ASN's Mission

To create a world without kidney diseases, the ASN Alliance for Kidney Health elevates care by educating and informing, driving breakthroughs and innovation, and advocating for policies that create transformative changes in kidney medicine throughout the world.

learn more

Contact ASN

1401 H St, NW, Ste 900, Washington, DC 20005

email@asn-online.org

202-640-4660

The Latest on X

Kidney Week

Abstract: TH-PO107

Proximal Tubular-Specific Cell Cycle Arrest Ameliorates AKI in Mice

Session Information

  • AKI: Mechanisms - I
    November 02, 2023 | Location: Exhibit Hall, Pennsylvania Convention Center
    Abstract Time: 10:00 AM - 12:00 PM

Category: Acute Kidney Injury

  • 103 AKI: Mechanisms

Authors

  • Wulfmeyer, Vera Christine, Medizinische Hochschule Hannover, Hannover, Niedersachsen, Germany
  • Soerensen-Zender, Inga, Medizinische Hochschule Hannover, Hannover, Niedersachsen, Germany
  • Voß, Vanessa, Medizinische Hochschule Hannover, Hannover, Niedersachsen, Germany
  • Rong, Song, Medizinische Hochschule Hannover, Hannover, Niedersachsen, Germany
  • Marlier, Arnaud, Altos Labs Inc, Redwood City, California, United States
  • Schmidt-Ott, Kai M., Medizinische Hochschule Hannover, Hannover, Niedersachsen, Germany
  • Melk, Anette, Medizinische Hochschule Hannover, Hannover, Niedersachsen, Germany
  • Schmitt, Roland, Medizinische Hochschule Hannover, Hannover, Niedersachsen, Germany

Group or Team Name

  • Roland Schmitt Lab.
Background

Acute kidney injury (AKI) is a major medical and economic burden. Renal tubular epithelial cells are normally arrested in the G0 phase of the cell cycle (CC), but are rapidly entering the CC after AKI. Recent studies indicate that regulated CC is required for optimal regeneration following AKI. Cyclin D1 (Ccnd1) is essential for CC progression from G1- to S-phase. We characterized a proximal tubular (PT)-specific Ccnd1 knock-out (KO) and a siRNA-based Ccnd1 knock-down (KD) in a murine ischemia-reperfusion (IRI) model.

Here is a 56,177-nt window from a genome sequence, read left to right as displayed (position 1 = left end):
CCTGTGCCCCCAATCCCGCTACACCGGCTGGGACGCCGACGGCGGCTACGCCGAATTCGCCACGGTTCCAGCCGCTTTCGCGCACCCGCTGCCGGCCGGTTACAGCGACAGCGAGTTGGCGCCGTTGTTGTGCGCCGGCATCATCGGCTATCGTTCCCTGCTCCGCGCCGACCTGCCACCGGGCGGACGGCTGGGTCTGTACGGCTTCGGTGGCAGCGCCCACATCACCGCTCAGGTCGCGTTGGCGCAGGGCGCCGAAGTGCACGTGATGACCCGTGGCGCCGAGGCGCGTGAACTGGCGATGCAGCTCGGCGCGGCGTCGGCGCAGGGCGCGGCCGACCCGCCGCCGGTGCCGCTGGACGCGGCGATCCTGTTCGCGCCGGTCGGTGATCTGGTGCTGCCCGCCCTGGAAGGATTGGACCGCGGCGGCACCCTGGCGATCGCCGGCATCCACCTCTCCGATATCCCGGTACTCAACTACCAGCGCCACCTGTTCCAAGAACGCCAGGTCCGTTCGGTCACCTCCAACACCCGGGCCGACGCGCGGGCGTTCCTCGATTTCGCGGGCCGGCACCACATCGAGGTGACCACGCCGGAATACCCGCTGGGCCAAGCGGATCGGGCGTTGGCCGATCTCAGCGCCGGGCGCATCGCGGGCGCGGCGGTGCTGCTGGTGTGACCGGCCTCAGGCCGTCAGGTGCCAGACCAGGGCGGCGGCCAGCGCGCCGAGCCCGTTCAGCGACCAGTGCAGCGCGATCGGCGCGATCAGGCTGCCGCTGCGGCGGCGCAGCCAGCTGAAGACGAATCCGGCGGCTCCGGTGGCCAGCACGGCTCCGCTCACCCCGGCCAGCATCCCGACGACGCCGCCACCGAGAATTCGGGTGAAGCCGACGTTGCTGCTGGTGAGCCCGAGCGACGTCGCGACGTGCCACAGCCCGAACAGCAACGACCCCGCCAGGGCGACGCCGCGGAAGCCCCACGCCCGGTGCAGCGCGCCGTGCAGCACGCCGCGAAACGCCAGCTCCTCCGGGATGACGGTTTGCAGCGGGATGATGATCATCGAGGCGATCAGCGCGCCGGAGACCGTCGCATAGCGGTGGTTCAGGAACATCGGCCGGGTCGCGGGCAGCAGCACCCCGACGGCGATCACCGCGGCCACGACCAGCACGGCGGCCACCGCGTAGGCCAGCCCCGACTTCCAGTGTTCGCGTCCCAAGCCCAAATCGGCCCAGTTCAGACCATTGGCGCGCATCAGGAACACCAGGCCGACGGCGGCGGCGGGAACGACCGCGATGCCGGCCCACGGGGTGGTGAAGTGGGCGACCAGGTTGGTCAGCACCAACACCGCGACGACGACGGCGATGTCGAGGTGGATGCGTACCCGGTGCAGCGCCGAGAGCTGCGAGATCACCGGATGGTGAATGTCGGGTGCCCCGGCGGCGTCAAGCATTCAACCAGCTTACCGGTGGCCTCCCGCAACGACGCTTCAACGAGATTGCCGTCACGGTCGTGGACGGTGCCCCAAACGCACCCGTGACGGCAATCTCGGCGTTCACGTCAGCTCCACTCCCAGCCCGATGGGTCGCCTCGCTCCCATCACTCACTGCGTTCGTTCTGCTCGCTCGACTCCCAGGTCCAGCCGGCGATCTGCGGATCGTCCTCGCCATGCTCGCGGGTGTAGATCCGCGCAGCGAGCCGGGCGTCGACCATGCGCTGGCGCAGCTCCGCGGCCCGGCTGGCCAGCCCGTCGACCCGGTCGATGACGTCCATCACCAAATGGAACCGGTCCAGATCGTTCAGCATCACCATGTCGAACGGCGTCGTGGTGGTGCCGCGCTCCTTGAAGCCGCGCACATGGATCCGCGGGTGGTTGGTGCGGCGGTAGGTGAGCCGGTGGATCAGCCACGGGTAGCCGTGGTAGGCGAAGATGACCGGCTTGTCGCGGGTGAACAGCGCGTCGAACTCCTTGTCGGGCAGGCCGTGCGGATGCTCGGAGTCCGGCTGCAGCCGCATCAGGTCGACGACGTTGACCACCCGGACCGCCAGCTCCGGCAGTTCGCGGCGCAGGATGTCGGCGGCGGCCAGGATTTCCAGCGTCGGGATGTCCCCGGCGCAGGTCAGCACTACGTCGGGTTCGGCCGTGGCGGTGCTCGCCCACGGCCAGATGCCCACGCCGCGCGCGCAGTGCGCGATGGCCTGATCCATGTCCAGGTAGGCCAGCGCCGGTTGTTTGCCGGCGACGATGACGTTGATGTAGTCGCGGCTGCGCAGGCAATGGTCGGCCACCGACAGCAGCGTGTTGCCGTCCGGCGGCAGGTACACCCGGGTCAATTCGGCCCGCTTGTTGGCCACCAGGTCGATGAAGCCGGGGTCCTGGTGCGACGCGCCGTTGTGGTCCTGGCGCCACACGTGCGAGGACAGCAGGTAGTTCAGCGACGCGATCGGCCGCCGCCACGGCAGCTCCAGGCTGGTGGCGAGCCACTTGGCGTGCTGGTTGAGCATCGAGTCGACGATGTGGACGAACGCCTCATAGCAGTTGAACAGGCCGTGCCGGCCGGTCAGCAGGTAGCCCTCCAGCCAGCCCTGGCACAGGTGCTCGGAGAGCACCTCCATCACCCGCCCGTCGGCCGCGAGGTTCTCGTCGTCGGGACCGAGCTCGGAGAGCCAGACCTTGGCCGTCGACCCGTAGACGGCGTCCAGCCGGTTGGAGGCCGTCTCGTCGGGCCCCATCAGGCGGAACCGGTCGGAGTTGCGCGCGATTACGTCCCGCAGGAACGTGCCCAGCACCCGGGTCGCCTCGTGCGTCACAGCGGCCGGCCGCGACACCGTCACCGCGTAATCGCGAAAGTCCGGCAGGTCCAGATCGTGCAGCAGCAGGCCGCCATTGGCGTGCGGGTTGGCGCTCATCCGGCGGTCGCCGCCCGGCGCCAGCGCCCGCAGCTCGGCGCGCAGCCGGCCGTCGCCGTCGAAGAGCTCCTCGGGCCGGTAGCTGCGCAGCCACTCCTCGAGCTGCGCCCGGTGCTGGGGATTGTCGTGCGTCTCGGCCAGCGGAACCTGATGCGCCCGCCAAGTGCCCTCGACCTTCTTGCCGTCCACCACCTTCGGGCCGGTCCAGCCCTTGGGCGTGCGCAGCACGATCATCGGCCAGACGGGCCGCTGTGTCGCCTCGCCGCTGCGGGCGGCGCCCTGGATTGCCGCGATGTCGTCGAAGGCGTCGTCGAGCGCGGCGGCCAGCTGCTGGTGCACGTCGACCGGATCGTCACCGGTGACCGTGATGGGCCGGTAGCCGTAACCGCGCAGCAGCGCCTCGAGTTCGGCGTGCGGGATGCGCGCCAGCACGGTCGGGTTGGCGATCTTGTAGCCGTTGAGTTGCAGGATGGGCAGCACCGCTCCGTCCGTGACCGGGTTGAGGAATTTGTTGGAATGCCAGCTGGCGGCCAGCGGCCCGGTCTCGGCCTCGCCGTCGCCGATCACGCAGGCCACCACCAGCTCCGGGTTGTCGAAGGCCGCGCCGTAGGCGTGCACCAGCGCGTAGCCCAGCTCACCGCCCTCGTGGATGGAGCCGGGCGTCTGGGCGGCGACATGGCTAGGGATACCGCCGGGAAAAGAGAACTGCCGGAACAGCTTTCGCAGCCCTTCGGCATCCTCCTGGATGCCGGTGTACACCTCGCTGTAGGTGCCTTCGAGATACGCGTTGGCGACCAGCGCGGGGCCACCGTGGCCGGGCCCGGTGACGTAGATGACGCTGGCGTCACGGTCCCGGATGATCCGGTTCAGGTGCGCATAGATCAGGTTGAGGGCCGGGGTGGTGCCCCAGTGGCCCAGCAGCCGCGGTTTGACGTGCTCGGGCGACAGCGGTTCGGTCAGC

Methods

Tamoxifen (tam)-inducible proximal tubular Ccnd1 KO mice (Ccnd1flox/flox::Slc34a1CreERT2) underwent IRI surgery following vehicle (veh) or tam treatment. Serum creatinine/urea, histology, leukocyte infiltration, cell cycle phases, and fibrosis were assessed (2h, 1d, 3d, 7d, 14d, 28d after IRI; n=8 per group). A Ccnd1-siRNA KD was established in vitro (primary tubular epithelial cells) and in vivo (1nmol siRNA/g mouse; 24h before and at reperfusion) and evaluated by the abovementioned parameters on day 14 after IRI. To evaluate the underlying mechanism, RNAseq analysis of isolated PT (n=3) and MALDI-TOF-MSI of kidneys 1d after IRI (n=5) were performed.

Results

PT-specific Ccnd1 KO attenuated the functional decline of AKI (S-crea 312±74% vs. 142±11% (3d relative to 0d); p=0.036). KD mice showed a comparable outcome. At day 1 and 3 after IRI, KO kidneys had reduced histological damage (AKI score maximal 4; 1d: 2.26±0.13 vs. 1.84±0.11; p=0.028; 3d: 2.68±0.12 vs. 2.06±0.16; p=0.009). KO kidneys showed a 15-fold reduction in leukocyte infiltration (3d: 12.8±0.75% leukocytes/all cells vs. 0.81±0.14%; p<0.0001). At later time points after IRI (28d), KO mice showed no damage/regeneration benefit (histology and brush border staining). RNAseq analysis revealed a decreased expression of CC-associated genes in KO proximal tubules. Moreover, depletion of adenosine monophosphate was strongest in the cortex of WT kidneys.

Conclusion

Specific ablation of Ccnd1 in the proximal tubule or systemic antagonism of Ccnd1 reduced proliferation in the kidney after IRI. This was associated with reduced AKI injury at early time points after IRI in KO and KD models. Our data suggest a cell cycle-associated, energy-dependent mechanism of protection.